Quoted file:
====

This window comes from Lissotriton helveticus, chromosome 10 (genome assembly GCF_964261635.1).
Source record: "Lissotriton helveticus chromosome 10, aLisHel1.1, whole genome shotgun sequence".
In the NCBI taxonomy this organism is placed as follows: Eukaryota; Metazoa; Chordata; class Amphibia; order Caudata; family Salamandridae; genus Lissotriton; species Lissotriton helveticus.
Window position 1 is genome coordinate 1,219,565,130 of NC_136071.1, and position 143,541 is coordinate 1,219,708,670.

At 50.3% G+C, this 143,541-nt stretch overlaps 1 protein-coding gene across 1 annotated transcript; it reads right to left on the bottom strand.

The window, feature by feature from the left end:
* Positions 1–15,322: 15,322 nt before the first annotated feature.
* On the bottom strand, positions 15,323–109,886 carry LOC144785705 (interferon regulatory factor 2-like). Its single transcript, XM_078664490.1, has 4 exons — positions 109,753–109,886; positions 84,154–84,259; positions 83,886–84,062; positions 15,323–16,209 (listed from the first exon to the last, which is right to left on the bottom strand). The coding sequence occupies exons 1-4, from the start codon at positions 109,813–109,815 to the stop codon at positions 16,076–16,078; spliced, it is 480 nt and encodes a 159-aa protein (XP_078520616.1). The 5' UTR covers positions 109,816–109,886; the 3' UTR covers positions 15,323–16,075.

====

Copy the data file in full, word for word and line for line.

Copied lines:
This window comes from Lissotriton helveticus, chromosome 10 (genome assembly GCF_964261635.1).
Source record: "Lissotriton helveticus chromosome 10, aLisHel1.1, whole genome shotgun sequence".
In the NCBI taxonomy this organism is placed as follows: Eukaryota; Metazoa; Chordata; class Amphibia; order Caudata; family Salamandridae; genus Lissotriton; species Lissotriton helveticus.
Window position 1 is genome coordinate 1,219,565,130 of NC_136071.1, and position 143,541 is coordinate 1,219,708,670.

At 50.3% G+C, this 143,541-nt stretch overlaps 1 protein-coding gene across 1 annotated transcript; it reads right to left on the bottom strand.

The window, feature by feature from the left end:
* Positions 1–15,322: 15,322 nt before the first annotated feature.
* On the bottom strand, positions 15,323–109,886 carry LOC144785705 (interferon regulatory factor 2-like). Its single transcript, XM_078664490.1, has 4 exons — positions 109,753–109,886; positions 84,154–84,259; positions 83,886–84,062; positions 15,323–16,209 (listed from the first exon to the last, which is right to left on the bottom strand). The coding sequence occupies exons 1-4, from the start codon at positions 109,813–109,815 to the stop codon at positions 16,076–16,078; spliced, it is 480 nt and encodes a 159-aa protein (XP_078520616.1). The 5' UTR covers positions 109,816–109,886; the 3' UTR covers positions 15,323–16,075.